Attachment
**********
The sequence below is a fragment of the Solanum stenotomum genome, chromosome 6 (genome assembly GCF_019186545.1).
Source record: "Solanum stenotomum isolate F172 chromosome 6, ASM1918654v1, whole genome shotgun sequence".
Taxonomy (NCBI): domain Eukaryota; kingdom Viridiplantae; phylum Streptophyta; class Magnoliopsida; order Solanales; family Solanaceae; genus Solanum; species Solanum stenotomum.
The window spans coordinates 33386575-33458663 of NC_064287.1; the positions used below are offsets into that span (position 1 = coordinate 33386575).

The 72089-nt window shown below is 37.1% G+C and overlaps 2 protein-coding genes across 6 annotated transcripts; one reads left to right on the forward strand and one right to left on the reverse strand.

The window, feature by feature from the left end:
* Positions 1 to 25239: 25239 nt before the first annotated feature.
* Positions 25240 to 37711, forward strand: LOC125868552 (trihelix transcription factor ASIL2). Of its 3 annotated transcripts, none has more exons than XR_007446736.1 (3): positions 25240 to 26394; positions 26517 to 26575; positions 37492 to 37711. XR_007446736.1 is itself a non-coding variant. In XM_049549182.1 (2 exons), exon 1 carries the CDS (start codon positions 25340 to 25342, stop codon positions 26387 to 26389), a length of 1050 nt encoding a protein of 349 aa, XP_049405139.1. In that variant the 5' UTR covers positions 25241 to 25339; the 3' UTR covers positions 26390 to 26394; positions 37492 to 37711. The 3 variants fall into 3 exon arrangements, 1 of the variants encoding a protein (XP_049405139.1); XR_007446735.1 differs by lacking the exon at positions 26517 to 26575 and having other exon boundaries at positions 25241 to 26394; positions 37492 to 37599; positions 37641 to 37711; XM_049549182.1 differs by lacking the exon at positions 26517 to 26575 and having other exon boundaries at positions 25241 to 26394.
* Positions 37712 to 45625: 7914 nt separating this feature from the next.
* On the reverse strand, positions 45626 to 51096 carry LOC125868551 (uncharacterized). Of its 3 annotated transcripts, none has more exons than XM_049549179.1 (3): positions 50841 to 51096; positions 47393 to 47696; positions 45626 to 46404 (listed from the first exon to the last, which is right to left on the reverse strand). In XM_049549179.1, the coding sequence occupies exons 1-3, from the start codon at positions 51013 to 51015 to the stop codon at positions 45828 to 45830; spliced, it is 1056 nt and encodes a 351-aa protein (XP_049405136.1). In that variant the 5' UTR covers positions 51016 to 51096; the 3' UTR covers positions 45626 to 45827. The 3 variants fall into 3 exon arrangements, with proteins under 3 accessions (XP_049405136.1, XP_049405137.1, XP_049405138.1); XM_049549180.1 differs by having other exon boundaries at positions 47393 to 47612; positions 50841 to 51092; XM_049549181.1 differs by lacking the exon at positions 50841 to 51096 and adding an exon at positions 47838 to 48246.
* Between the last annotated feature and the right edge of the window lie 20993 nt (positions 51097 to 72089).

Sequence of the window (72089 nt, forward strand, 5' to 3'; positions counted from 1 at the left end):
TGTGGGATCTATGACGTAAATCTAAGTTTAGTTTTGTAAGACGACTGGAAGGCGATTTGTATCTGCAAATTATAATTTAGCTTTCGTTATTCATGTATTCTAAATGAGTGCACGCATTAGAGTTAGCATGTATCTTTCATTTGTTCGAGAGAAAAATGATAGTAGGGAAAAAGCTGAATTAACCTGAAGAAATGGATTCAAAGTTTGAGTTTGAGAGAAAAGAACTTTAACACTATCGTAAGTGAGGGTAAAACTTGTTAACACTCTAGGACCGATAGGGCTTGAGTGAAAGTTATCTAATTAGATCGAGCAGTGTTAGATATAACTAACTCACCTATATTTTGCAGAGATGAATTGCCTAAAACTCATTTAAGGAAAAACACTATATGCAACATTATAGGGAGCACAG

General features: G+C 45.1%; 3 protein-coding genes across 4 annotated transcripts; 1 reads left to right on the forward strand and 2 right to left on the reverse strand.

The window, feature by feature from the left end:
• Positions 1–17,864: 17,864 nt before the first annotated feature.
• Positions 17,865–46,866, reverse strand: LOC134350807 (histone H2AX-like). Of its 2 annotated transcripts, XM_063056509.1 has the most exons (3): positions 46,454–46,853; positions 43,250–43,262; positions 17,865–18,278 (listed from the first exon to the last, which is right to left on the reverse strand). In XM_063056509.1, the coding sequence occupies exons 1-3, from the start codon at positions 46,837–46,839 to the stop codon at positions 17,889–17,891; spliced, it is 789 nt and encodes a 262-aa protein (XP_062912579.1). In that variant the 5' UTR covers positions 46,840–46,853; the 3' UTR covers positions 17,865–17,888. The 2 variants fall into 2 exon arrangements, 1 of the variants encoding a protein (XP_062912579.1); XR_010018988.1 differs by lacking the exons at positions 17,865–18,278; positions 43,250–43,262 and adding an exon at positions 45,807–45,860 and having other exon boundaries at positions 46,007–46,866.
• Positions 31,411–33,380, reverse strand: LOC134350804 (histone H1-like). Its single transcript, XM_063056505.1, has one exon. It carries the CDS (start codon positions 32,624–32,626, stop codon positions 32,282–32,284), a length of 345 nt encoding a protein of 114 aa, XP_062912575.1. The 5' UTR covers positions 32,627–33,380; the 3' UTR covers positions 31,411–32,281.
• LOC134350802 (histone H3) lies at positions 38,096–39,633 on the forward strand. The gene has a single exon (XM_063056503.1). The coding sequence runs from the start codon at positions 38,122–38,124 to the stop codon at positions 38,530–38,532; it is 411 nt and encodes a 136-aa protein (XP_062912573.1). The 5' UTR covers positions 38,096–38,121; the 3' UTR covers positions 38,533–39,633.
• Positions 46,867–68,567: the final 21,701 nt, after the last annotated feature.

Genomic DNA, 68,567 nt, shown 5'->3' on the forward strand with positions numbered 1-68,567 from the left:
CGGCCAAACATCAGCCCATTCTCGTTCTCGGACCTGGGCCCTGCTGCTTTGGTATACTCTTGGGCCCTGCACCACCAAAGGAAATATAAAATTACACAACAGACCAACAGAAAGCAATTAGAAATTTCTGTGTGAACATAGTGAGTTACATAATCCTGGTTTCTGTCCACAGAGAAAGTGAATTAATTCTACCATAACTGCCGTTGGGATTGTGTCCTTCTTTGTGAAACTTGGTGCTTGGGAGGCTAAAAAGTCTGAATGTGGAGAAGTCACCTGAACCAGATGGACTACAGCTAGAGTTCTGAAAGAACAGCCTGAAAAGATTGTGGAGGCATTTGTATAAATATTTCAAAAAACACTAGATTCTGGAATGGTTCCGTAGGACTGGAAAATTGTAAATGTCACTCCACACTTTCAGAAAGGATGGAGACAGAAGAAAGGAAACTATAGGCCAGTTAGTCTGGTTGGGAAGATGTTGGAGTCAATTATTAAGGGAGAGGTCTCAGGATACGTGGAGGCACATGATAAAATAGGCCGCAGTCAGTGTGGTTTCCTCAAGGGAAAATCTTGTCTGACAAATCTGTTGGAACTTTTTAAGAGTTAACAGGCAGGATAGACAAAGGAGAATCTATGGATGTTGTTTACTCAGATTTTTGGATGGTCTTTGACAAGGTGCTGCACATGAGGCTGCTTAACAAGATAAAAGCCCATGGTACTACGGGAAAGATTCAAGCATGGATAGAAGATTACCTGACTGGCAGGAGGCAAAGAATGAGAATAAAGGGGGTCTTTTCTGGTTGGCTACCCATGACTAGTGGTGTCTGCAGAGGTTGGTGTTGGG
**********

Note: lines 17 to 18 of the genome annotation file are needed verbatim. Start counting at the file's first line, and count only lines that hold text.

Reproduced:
• Positions 17,865–46,866, reverse strand: LOC134350807 (histone H2AX-like). Of its 2 annotated transcripts, XM_063056509.1 has the most exons (3): positions 46,454–46,853; positions 43,250–43,262; positions 17,865–18,278 (listed from the first exon to the last, which is right to left on the reverse strand). In XM_063056509.1, the coding sequence occupies exons 1-3, from the start codon at positions 46,837–46,839 to the stop codon at positions 17,889–17,891; spliced, it is 789 nt and encodes a 262-aa protein (XP_062912579.1). In that variant the 5' UTR covers positions 46,840–46,853; the 3' UTR covers positions 17,865–17,888. The 2 variants fall into 2 exon arrangements, 1 of the variants encoding a protein (XP_062912579.1); XR_010018988.1 differs by lacking the exons at positions 17,865–18,278; positions 43,250–43,262 and adding an exon at positions 45,807–45,860 and having other exon boundaries at positions 46,007–46,866.
• Positions 31,411–33,380, reverse strand: LOC134350804 (histone H1-like). Its single transcript, XM_063056505.1, has one exon. It carries the CDS (start codon positions 32,624–32,626, stop codon positions 32,282–32,284), a length of 345 nt encoding a protein of 114 aa, XP_062912575.1. The 5' UTR covers positions 32,627–33,380; the 3' UTR covers positions 31,411–32,281.